The Estonian road authority is Transpordiamet, or the Estonian Transport Administration in English. Transpordiamet was established on 1 January 2021 as an amalgamation of the aviation, maritime affairs and road management agencies. The main predecessor for road management was Maanteeamet.

ice roads

The ice road from Virtsu to Saaremaa.

The Maanteeamet (Estonian road authority) tries to develop 6 ice roads (jääteed) every year. It is not always possible to use all ice roads, this depends on the winter.

The following ice roads are frequently constructed;

  • Rohukula – Sviby
  • Haapsalu – Noarootsia
  • Heltermaa – Rohukula
  • Tärkma – Jõiste
  • Lao – Kihnu
  • Virtusu – Kuivastu

These are all located on the west coast of Estonia, with two routes (Heltermaa – Rohuküla and Virtsu – Kuivastu) replacing ferry services. The route Heltermaa – Rohuküla is more than 20 kilometers long. All these ice roads run across the frozen sea between islands and the mainland. The ice roads will be opened to passenger cars if the ice is more than 22 centimeters thick. In principle, trucks are not allowed, the maximum weight is usually 2.5 tons.

The recommended speed for passenger cars is below 25 km/h, or between 40 and 70 km/h. At other speeds, the ice can be damaged by resonance. The ice roads are only open during daylight and only when visibility is more than 300 meters. Vehicles must keep a minimum distance of 250 meters from the vehicle in front. Overtaking is prohibited, and leaving the marked ice road is also prohibited. It is strongly not recommended to wear a seat belt, and doors must be easy to open.

Road numbering

The road network in Estonia is divided into three classes. The main roads consist of Põhimaanteed (singular: Põhimantee) and Tugimanteed (singular: Tugimantee). The Põhimaanteed form the primary trunk roads and the national road network. These are the single-digit roads, plus Routes 10,11 and 92 because of their importance in the national road network. The Tugimanteed are two-digit major roads and are typically between 10 and 50 kilometers in length.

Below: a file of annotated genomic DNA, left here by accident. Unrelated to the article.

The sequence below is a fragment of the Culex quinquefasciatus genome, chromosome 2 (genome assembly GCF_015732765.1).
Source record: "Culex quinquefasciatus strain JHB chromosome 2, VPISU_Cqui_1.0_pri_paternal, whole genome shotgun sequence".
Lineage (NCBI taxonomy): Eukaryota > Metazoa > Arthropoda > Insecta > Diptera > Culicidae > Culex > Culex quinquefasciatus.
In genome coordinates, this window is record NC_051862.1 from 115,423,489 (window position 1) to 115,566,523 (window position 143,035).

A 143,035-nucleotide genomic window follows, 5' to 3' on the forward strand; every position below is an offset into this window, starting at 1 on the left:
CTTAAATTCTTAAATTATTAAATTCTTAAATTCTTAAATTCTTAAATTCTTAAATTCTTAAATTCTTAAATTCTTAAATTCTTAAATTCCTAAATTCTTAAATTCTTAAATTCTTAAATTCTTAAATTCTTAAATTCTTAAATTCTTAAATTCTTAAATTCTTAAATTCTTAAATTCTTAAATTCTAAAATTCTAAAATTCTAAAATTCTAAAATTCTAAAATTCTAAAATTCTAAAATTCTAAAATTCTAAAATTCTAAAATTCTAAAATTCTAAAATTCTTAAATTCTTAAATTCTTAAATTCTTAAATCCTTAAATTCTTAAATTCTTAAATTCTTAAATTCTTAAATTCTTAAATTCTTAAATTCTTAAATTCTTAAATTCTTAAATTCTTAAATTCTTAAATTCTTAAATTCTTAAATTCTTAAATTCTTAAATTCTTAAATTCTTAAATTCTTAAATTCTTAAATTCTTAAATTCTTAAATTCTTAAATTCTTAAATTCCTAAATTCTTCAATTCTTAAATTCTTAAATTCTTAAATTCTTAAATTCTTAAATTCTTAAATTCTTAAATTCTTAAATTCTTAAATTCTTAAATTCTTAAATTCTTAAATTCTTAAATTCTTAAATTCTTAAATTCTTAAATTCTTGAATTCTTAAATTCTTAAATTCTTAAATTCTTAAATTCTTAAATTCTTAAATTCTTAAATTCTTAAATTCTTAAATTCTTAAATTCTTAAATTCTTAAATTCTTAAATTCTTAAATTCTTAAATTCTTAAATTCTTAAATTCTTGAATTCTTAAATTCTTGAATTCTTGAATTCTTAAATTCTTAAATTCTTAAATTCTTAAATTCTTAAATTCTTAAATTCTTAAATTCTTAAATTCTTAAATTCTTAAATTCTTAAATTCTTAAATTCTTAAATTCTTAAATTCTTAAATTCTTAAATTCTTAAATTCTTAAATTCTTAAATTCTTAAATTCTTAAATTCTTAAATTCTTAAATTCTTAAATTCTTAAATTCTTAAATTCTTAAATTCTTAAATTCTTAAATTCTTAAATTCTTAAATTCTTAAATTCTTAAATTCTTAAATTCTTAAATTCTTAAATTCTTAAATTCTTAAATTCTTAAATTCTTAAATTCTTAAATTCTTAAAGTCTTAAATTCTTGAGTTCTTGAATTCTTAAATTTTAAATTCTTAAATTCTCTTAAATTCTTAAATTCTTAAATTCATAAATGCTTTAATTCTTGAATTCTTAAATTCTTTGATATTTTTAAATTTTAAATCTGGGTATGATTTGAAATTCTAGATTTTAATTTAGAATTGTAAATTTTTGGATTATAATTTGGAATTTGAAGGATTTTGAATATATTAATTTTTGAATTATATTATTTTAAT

The secondary roads are the Kõrvalmanteed (singular: Kõrvalmantee). These have 5 digits, with the first two being determined by the district they run into. These first two numbers run from 11 to 25. Most are shorter than 10 kilometers and regularly not paved.


The signage is almost identical to that in Finland, and differs from those in the southern Baltic countries. The signage consists of blue signs with white letters in capitals (upper case). Major roads are indicated in a red square with a white box, minor roads in a yellow box with a white box. The secondary roads have three numbers and are indicated in a white rectangle. Exit signage at grade-separated intersections consists of signs in the form of an arrow pointing to the right. There are also U-turns: Because one doesn’t want level crossings on the main roads, crossing traffic has to hitch a ride on the expressway for a while, then make a U-turn and turn in the other direction. This is more common in the Baltic countries. There are also known signs with Stockholm as the destination choice, via the ferry service. The target choice is generally clear with larger towns and not too many local targets. Forkboards exist and are sometimes quite elaborate with clover loops shown as such. Indirect road numbers are referred to by the number in a white broken dotted frame, which is more common in Europe, for example inSweden and Germany.